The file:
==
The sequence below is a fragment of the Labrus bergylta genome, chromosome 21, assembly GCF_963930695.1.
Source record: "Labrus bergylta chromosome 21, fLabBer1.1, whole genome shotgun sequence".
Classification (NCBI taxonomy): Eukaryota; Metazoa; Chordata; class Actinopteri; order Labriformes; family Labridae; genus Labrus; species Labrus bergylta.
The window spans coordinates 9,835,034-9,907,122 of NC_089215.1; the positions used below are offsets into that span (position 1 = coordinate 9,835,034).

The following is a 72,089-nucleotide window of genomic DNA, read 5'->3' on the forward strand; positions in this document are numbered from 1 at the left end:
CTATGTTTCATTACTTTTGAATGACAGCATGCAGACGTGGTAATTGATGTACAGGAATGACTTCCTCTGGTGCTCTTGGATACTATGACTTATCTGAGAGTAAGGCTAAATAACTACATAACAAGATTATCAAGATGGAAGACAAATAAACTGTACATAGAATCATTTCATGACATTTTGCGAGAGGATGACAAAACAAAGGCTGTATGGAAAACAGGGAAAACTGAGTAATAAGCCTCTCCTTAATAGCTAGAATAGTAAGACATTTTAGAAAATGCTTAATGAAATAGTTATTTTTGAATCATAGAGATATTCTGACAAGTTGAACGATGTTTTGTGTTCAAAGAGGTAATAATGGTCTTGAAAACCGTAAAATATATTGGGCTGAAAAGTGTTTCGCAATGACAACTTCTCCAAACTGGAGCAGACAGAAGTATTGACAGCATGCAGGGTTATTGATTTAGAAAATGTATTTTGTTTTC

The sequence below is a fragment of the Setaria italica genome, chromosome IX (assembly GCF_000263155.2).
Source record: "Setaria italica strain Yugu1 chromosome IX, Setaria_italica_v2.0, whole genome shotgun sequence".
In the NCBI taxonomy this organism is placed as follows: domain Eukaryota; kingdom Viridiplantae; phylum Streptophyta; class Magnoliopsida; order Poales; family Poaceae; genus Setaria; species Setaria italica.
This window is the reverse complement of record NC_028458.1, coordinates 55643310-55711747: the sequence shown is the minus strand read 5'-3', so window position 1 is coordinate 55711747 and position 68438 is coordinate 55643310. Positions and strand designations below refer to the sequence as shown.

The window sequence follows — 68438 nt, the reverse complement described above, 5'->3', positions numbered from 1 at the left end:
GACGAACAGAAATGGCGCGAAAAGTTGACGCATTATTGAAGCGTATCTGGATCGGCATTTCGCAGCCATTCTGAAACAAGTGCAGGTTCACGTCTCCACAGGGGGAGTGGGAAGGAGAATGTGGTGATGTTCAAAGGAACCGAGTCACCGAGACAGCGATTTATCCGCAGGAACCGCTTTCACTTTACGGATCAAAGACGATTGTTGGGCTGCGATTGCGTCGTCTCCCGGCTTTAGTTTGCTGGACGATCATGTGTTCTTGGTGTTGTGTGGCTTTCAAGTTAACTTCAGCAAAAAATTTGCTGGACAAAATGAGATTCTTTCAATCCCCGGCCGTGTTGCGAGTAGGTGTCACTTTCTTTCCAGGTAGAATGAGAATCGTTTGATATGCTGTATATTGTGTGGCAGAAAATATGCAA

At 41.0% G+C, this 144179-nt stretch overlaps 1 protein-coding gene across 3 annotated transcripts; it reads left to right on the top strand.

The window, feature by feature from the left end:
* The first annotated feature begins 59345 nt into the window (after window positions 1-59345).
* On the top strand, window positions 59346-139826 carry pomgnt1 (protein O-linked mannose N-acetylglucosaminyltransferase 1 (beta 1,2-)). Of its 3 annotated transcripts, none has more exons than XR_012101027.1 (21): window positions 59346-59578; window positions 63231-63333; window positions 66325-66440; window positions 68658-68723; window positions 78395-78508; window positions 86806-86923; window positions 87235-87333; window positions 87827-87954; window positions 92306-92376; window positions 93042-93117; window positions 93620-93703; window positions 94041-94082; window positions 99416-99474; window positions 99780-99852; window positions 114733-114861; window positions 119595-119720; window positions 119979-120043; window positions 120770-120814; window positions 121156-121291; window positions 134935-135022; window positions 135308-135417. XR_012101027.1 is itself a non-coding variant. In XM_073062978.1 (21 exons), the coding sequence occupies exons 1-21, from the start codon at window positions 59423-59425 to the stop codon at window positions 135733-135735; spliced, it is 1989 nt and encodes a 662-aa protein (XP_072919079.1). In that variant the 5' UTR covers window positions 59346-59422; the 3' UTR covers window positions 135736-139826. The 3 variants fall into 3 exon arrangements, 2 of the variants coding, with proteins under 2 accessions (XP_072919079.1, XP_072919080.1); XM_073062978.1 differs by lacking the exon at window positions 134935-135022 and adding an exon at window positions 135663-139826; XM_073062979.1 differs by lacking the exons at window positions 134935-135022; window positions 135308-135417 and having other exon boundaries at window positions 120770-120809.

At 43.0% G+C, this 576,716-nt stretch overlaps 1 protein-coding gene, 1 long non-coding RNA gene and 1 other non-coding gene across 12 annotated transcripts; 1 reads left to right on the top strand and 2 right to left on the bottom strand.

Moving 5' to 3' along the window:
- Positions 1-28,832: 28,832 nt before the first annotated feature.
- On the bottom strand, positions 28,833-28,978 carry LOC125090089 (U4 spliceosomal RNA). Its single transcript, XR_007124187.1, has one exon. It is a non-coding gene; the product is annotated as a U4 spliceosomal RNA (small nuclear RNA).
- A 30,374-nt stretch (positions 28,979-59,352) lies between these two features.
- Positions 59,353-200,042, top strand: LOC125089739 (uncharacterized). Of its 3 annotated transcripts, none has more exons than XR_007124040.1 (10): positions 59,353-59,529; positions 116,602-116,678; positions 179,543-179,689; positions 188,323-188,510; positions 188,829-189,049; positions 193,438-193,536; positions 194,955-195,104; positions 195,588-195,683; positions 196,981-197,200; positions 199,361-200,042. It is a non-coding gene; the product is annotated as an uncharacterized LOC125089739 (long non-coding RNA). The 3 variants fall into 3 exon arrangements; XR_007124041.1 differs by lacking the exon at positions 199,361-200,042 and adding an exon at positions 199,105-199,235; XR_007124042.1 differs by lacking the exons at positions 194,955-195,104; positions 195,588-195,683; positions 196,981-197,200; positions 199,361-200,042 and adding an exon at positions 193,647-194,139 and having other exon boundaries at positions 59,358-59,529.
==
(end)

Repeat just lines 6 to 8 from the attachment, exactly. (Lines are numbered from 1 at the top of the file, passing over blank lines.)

CTATGTTTCATTACTTTTGAATGACAGCATGCAGACGTGGTAATTGATGTACAGGAATGACTTCCTCTGGTGCTCTTGGATACTATGACTTATCTGAGAGTAAGGCTAAATAACTACATAACAAGATTATCAAGATGGAAGACAAATAAACTGTACATAGAATCATTTCATGACATTTTGCGAGAGGATGACAAAACAAAGGCTGTATGGAAAACAGGGAAAACTGAGTAATAAGCCTCTCCTTAATAGCTAGAATAGTAAGACATTTTAGAAAATGCTTAATGAAATAGTTATTTTTGAATCATAGAGATATTCTGACAAGTTGAACGATGTTTTGTGTTCAAAGAGGTAATAATGGTCTTGAAAACCGTAAAATATATTGGGCTGAAAAGTGTTTCGCAATGACAACTTCTCCAAACTGGAGCAGACAGAAGTATTGACAGCATGCAGGGTTATTGATTTAGAAAATGTATTTTGTTTTC

The sequence below is a fragment of the Setaria italica genome, chromosome IX (assembly GCF_000263155.2).
Source record: "Setaria italica strain Yugu1 chromosome IX, Setaria_italica_v2.0, whole genome shotgun sequence".